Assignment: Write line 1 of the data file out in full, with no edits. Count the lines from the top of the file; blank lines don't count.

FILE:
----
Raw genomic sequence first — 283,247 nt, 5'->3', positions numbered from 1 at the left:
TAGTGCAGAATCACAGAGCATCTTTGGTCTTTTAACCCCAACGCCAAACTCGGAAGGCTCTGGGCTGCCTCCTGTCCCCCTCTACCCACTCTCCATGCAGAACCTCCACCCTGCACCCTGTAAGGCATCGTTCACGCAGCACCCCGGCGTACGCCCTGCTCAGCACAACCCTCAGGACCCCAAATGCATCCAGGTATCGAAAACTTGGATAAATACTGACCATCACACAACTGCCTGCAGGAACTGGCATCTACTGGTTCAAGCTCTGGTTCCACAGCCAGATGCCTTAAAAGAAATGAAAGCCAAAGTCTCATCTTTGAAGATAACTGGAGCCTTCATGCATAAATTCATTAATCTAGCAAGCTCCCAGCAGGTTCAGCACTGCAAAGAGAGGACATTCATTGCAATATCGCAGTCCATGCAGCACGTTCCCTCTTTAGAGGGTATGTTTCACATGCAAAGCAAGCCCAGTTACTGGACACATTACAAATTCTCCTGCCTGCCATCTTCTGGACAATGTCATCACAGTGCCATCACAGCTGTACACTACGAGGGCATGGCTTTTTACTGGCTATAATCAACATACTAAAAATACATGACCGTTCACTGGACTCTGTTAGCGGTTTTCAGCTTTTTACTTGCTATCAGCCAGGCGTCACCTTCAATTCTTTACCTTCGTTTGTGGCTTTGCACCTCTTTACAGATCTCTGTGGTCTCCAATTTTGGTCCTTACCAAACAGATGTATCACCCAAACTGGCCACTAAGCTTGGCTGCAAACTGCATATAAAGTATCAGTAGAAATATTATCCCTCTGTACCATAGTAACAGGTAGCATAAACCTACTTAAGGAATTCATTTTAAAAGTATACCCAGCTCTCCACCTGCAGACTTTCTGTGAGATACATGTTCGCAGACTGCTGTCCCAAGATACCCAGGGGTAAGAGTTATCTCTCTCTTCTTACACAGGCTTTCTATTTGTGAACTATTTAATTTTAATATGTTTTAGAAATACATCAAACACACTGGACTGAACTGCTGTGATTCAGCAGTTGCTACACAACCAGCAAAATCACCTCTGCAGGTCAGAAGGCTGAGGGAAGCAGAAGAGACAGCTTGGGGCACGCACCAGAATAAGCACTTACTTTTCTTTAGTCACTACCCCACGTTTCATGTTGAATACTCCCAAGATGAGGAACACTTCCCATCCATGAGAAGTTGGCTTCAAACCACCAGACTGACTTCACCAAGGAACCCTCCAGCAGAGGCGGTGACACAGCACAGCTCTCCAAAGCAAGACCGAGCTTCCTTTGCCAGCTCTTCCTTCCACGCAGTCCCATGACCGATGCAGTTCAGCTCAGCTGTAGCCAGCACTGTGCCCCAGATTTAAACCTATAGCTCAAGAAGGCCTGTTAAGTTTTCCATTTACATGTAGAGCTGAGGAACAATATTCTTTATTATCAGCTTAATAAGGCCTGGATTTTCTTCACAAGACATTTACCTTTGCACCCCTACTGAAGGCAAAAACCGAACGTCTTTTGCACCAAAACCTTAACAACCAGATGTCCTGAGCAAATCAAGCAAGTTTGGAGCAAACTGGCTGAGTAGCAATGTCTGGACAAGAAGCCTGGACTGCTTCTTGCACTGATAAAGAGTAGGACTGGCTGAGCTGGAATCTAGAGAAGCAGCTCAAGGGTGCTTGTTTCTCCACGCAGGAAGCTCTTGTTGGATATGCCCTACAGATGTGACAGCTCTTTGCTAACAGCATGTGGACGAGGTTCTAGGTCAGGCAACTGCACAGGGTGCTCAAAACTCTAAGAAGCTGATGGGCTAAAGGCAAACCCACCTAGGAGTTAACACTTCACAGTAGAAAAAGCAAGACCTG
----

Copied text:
Raw genomic sequence first — 283,247 nt, 5'->3', positions numbered from 1 at the left: